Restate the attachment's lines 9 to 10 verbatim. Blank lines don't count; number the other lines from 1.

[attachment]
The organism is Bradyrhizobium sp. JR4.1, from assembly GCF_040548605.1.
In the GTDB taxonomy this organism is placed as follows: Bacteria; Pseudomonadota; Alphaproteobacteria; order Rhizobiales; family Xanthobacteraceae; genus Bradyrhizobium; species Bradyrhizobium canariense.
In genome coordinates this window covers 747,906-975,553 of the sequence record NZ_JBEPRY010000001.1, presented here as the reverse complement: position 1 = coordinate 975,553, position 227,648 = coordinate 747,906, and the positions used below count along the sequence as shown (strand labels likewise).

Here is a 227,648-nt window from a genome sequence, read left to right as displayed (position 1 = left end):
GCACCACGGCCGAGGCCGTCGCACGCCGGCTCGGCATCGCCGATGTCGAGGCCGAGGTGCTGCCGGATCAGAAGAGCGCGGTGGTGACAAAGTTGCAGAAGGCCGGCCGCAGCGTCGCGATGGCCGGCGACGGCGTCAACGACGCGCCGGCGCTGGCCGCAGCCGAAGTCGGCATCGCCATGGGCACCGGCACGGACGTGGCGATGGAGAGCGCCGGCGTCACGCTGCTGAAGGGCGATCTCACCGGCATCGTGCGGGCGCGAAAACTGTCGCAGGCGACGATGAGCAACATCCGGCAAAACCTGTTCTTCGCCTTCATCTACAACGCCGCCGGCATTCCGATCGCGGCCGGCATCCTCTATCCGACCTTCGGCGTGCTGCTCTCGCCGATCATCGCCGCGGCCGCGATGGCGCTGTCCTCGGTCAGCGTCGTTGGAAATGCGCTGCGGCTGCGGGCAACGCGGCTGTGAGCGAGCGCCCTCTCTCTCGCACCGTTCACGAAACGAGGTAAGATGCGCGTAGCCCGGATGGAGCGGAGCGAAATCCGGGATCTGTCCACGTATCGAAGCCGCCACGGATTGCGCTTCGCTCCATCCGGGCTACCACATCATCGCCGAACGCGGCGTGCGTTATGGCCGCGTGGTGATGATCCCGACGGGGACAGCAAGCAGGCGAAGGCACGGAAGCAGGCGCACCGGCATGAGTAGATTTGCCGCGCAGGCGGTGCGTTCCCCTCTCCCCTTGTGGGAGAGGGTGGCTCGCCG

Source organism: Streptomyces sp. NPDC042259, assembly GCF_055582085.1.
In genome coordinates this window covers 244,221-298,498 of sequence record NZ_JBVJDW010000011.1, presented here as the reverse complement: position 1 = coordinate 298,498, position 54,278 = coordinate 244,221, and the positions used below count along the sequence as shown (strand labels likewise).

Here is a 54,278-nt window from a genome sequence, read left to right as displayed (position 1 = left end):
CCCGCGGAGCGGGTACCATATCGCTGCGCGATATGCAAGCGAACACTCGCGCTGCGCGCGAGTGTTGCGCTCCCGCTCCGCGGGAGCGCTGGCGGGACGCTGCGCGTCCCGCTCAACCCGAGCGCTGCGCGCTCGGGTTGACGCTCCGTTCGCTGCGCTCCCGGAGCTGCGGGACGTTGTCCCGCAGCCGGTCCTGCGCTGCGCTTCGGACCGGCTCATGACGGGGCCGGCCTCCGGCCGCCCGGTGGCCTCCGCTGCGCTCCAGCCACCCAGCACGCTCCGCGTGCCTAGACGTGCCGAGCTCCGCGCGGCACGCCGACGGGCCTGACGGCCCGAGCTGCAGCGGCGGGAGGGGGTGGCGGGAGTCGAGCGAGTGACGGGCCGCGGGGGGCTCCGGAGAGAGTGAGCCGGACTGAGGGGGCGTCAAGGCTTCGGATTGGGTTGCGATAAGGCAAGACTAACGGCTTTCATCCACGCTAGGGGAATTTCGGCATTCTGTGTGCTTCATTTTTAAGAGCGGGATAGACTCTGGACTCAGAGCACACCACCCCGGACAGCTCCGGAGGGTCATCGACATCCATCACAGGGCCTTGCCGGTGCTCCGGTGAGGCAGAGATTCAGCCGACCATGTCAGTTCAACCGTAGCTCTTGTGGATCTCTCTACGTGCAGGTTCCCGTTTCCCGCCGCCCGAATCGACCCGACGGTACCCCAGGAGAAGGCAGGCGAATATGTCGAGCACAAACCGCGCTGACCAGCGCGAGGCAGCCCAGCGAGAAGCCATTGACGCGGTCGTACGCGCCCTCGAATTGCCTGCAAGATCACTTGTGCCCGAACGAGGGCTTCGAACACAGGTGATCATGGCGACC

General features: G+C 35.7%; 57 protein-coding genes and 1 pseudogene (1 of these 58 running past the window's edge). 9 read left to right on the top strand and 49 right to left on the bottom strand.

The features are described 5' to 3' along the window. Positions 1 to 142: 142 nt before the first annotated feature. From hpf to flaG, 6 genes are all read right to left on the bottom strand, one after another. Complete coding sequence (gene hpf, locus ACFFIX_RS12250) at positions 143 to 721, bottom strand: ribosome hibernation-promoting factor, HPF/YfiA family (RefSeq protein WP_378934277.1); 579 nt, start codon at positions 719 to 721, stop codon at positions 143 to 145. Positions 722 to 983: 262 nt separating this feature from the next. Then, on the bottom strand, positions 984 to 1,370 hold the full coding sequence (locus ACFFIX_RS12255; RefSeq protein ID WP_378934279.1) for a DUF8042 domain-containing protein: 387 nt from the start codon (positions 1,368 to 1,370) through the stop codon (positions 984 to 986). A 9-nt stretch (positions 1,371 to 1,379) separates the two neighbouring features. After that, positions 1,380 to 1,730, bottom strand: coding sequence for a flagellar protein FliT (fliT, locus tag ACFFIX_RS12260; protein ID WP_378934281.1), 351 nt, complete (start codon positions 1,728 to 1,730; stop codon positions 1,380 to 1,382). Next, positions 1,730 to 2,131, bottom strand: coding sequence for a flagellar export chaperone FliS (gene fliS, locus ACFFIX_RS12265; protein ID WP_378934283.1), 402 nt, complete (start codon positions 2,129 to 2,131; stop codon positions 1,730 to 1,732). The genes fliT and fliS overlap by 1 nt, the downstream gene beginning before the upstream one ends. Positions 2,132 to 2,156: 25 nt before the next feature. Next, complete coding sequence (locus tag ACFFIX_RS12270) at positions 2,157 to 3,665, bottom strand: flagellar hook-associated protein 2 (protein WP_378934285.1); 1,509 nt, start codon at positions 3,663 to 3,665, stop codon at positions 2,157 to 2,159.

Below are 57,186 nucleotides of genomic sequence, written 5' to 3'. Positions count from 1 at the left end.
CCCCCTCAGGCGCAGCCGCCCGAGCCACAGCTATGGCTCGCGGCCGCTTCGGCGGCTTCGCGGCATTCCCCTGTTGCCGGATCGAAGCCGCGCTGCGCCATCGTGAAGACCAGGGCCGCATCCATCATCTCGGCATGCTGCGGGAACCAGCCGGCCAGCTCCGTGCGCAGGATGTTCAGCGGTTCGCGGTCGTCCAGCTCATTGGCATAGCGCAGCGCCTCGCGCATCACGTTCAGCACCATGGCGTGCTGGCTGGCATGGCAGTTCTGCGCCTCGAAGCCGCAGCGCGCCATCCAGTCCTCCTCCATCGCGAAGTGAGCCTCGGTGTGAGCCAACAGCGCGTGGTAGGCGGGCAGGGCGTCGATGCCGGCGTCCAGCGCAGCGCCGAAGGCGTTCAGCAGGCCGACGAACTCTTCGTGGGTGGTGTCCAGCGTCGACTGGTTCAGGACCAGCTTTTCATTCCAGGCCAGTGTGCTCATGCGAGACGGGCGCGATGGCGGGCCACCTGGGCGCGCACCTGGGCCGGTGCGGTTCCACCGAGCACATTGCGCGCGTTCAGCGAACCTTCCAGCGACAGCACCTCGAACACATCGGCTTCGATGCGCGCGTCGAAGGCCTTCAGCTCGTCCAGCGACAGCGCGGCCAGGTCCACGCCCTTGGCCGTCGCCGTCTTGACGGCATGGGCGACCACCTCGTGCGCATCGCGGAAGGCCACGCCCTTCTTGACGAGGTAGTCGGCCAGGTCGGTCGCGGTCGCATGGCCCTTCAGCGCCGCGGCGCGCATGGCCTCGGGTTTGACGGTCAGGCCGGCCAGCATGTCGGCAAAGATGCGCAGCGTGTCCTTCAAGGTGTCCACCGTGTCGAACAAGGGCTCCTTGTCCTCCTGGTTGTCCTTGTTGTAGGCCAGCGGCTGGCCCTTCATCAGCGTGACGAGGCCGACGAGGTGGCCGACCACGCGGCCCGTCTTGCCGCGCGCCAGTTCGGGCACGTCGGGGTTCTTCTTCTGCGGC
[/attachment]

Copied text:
CCCGCGGAGCGGGTACCATATCGCTGCGCGATATGCAAGCGAACACTCGCGCTGCGCGCGAGTGTTGCGCTCCCGCTCCGCGGGAGCGCTGGCGGGACGCTGCGCGTCCCGCTCAACCCGAGCGCTGCGCGCTCGGGTTGACGCTCCGTTCGCTGCGCTCCCGGAGCTGCGGGACGTTGTCCCGCAGCCGGTCCTGCGCTGCGCTTCGGACCGGCTCATGACGGGGCCGGCCTCCGGCCGCCCGGTGGCCTCCGCTGCGCTCCAGCCACCCAGCACGCTCCGCGTGCCTAGACGTGCCGAGCTCCGCGCGGCACGCCGACGGGCCTGACGGCCCGAGCTGCAGCGGCGGGAGGGGGTGGCGGGAGTCGAGCGAGTGACGGGCCGCGGGGGGCTCCGGAGAGAGTGAGCCGGACTGAGGGGGCGTCAAGGCTTCGGATTGGGTTGCGATAAGGCAAGACTAACGGCTTTCATCCACGCTAGGGGAATTTCGGCATTCTGTGTGCTTCATTTTTAAGAGCGGGATAGACTCTGGACTCAGAGCACACCACCCCGGACAGCTCCGGAGGGTCATCGACATCCATCACAGGGCCTTGCCGGTGCTCCGGTGAGGCAGAGATTCAGCCGACCATGTCAGTTCAACCGTAGCTCTTGTGGATCTCTCTACGTGCAGGTTCCCGTTTCCCGCCGCCCGAATCGACCCGACGGTACCCCAGGAGAAGGCAGGCGAATATGTCGAGCACAAACCGCGCTGACCAGCGCGAGGCAGCCCAGCGAGAAGCCATTGACGCGGTCGTACGCGCCCTCGAATTGCCTGCAAGATCACTTGTGCCCGAACGAGGGCTTCGAACACAGGTGATCATGGCGACC

General features: G+C 35.7%; 57 protein-coding genes and 1 pseudogene (1 of these 58 running past the window's edge). 9 read left to right on the top strand and 49 right to left on the bottom strand.